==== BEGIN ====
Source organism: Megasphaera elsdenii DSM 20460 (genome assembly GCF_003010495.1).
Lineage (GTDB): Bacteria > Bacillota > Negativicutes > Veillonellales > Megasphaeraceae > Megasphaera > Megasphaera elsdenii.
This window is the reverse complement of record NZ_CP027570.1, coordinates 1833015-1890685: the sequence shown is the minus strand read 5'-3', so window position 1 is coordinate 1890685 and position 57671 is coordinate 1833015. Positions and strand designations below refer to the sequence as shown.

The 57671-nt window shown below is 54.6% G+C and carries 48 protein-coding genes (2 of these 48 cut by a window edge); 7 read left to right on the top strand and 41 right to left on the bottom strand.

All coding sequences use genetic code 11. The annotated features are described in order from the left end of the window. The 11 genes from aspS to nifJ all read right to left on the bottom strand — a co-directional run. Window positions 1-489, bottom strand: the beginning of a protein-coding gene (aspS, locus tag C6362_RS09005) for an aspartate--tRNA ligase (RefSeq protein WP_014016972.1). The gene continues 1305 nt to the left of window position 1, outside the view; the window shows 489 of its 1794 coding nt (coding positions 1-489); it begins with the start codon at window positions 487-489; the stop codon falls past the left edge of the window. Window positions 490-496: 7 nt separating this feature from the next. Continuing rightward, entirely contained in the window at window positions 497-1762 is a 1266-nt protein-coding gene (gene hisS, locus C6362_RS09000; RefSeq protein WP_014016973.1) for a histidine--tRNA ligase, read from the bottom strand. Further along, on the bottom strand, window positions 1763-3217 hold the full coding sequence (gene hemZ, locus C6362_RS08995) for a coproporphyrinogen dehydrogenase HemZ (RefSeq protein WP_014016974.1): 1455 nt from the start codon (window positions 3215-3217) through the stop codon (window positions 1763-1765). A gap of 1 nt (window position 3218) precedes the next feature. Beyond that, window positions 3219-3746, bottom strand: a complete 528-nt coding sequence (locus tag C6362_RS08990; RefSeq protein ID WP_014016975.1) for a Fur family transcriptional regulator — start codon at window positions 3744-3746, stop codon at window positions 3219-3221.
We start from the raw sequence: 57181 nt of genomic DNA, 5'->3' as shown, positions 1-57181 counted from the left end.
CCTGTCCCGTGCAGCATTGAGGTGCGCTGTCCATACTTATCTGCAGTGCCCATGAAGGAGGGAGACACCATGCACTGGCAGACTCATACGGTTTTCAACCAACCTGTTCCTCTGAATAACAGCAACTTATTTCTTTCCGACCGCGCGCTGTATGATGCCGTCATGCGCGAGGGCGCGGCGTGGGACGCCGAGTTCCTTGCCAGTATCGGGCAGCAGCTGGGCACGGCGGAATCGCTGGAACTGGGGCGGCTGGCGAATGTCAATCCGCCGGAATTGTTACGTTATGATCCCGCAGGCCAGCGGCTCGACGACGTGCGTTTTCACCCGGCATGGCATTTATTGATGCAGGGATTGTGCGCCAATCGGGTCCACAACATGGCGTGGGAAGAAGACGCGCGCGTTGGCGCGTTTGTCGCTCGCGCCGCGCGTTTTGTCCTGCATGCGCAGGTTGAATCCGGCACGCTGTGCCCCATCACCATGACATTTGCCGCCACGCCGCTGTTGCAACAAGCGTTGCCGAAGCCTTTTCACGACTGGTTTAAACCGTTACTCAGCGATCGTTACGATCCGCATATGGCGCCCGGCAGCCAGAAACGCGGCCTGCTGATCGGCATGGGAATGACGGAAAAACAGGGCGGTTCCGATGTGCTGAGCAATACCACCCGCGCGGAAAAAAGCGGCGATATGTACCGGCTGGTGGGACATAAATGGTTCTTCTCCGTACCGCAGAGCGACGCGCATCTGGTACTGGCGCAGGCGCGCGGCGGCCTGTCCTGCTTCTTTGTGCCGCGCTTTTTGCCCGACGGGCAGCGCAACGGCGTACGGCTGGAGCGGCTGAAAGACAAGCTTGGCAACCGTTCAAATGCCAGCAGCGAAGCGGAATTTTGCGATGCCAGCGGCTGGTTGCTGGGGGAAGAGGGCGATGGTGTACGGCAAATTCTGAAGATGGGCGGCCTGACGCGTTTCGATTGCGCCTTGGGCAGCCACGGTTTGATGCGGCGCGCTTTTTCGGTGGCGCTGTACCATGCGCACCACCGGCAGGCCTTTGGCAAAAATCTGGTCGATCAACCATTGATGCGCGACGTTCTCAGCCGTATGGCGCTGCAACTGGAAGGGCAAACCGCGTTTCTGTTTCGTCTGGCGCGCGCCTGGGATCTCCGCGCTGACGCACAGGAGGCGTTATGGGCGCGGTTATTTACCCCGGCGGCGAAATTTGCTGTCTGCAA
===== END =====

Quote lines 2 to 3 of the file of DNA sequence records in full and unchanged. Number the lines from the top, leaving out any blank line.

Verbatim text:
Lineage (GTDB): Bacteria > Bacillota > Negativicutes > Veillonellales > Megasphaeraceae > Megasphaera > Megasphaera elsdenii.
This window is the reverse complement of record NZ_CP027570.1, coordinates 1833015-1890685: the sequence shown is the minus strand read 5'-3', so window position 1 is coordinate 1890685 and position 57671 is coordinate 1833015. Positions and strand designations below refer to the sequence as shown.